Artist: Young Moon
Title: Navigated Like the Swan
Label: Western Vinyl
Trevor Montgomery, the man behind Young Moon is taking on his new alias for a new, brighter and more revitalizing sound. Following his album The Trickster (St. Ives) Navigated Like the Swan is a down tempo collection of yearnings and feelings.Western Vinyl portray Montgomery as a craftsman by day (he’s a tile setter) and musician by night – he uses vintage drum machines and synths “assembling things to fill empty spaces”.
The thirteen track album opens with a happy, purely instrumental track “The Crystal Text”. Montgomery’s croaky vocals aren’t heard until “Walk in White” in which they contrast with the smooth instrumental vibes. During “Winds Light” Montgomery sings “Tell me you love me, tell me I’m wrong, tell me the light in your eyes is not gone” it is one of the most heartfelt tracks on the album.
Guitar twangs take prominence in “Northern Earth” with no lyrics or vocals as in “The Ponds”; another instrumental track but more more lively, synth noises and bubbly, watery sound effects which make for an atmospheric piece.“A Reason” continues the romantic longing feel that is very apparent throughout Navigated Like the Swan; “Your hand looked like an angel’s when you asked me to dance”. Montgomery displaying every inch of emotion in his gravely singing style.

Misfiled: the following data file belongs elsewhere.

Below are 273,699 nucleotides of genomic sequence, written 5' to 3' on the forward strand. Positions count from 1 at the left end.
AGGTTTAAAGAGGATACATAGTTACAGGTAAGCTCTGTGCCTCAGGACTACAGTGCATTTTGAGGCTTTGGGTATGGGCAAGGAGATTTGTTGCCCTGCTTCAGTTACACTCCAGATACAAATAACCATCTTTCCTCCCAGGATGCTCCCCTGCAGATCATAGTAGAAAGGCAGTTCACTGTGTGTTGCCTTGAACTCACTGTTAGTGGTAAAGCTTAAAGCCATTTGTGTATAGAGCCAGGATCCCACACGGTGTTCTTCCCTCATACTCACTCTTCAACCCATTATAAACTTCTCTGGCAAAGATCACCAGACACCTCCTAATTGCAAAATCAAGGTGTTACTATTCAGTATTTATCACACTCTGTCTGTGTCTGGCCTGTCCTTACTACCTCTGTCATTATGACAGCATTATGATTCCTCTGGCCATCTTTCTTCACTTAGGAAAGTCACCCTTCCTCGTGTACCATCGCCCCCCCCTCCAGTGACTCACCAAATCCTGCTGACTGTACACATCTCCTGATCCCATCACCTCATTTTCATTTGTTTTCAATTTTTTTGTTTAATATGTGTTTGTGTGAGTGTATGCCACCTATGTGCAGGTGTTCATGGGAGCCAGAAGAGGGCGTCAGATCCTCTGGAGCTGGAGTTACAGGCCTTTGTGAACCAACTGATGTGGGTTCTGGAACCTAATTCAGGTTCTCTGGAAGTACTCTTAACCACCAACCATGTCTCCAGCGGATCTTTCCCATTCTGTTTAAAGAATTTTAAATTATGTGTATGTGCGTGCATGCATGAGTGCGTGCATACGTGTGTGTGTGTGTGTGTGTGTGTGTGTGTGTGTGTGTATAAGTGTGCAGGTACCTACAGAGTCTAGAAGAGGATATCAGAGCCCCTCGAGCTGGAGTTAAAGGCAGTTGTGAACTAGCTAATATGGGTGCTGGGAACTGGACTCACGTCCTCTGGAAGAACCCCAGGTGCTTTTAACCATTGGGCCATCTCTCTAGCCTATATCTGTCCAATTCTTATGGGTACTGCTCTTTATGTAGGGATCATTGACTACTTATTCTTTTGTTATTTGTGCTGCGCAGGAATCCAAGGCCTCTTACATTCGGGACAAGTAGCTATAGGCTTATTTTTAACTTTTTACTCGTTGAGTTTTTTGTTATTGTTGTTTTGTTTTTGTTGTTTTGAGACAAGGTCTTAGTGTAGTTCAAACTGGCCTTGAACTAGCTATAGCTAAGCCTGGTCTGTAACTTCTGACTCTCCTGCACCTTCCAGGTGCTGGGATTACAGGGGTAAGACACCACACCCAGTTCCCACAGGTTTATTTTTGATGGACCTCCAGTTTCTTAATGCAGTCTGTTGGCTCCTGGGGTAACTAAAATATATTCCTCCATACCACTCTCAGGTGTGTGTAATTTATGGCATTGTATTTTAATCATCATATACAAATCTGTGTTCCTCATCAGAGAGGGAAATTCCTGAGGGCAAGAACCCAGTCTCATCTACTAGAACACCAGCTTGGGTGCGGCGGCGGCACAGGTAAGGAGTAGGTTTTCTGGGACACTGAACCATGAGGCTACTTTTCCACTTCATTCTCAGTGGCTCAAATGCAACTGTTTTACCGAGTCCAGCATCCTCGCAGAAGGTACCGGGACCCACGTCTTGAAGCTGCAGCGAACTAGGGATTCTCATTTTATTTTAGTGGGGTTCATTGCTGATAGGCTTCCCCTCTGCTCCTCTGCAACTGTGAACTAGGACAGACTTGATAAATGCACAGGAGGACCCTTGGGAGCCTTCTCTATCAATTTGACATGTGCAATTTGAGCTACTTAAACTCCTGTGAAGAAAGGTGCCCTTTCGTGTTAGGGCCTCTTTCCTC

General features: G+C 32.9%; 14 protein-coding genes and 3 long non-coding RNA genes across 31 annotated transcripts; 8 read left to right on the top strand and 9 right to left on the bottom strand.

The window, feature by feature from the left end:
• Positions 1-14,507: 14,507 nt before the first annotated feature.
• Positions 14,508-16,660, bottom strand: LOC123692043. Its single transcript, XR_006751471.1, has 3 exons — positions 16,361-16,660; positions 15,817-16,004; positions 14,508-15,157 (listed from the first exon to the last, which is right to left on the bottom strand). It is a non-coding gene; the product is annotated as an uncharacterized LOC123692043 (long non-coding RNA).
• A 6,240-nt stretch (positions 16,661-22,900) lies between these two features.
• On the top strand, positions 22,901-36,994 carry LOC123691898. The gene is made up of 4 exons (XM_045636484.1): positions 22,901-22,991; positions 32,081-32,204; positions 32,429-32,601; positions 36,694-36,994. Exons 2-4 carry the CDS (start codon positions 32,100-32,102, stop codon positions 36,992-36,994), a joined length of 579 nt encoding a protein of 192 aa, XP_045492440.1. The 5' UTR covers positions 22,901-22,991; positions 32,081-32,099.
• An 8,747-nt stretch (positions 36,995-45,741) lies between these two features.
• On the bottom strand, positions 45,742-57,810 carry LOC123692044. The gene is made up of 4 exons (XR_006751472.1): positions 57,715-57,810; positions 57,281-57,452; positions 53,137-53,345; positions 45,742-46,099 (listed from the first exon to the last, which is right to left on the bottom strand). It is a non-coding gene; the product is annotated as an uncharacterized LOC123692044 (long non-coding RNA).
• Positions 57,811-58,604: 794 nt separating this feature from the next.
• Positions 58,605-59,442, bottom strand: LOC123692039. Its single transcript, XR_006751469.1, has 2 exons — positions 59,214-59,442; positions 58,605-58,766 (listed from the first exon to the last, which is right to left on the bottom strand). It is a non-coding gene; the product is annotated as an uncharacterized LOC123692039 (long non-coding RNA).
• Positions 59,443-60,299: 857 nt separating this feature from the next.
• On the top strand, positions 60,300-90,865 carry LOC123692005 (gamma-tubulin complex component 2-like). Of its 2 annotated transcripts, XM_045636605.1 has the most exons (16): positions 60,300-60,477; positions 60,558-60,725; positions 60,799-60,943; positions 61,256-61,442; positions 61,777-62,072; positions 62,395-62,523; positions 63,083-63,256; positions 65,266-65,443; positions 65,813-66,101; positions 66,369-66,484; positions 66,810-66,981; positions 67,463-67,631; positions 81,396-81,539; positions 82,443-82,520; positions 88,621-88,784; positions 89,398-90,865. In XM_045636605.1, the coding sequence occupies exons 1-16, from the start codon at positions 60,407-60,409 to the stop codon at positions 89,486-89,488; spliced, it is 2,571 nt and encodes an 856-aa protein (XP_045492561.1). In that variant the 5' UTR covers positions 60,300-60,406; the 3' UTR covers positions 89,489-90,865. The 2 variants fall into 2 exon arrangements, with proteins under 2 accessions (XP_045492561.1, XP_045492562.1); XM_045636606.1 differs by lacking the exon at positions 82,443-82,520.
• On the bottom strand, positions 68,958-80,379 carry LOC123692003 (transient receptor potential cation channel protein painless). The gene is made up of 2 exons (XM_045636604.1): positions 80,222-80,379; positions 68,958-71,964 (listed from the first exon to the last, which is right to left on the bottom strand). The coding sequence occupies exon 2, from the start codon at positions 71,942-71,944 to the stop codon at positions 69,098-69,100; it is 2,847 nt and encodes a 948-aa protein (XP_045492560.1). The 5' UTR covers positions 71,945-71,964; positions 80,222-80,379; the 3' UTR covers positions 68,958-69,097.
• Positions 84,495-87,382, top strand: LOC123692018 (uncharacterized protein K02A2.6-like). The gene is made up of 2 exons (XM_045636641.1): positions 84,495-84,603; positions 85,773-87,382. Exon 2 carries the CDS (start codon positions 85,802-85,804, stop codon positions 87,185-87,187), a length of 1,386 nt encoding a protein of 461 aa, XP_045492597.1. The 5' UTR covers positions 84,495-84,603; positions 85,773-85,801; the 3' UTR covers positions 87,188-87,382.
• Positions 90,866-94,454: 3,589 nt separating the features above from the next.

“Cold Day Solstice” has a folk feel with family story telling involved; “I was born on a cold day, on a dark winter solstice, yeah my pa was a trickster and my momma was a knight”. “Emma Jane” is a turn back to the sad love song Montgomery does so well. He sings about regrets and past relationships perhaps; “Emma Jane, my heart is broke just the same”.
The final track “Painting on Waves” is full of soothing guitar riffs and emotional descriptive language; “she has a painting of waves with no horizon, immaculate sunset goes down at her side, everything I’ve known, all that I’ve lost, everything falls apart sometimes”. A sad album but with a hopeful new voice, Young Moon is Montgomery’s more wistful and wiser older brother.
Reviewed by Heather Welsh.